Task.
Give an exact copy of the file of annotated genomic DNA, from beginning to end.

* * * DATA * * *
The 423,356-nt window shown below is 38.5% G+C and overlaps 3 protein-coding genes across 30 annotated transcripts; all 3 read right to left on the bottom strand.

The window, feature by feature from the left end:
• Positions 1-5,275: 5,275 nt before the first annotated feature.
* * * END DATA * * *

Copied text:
The 423,356-nt window shown below is 38.5% G+C and overlaps 3 protein-coding genes across 30 annotated transcripts; all 3 read right to left on the bottom strand.

The window, feature by feature from the left end:
• Positions 1-5,275: 5,275 nt before the first annotated feature.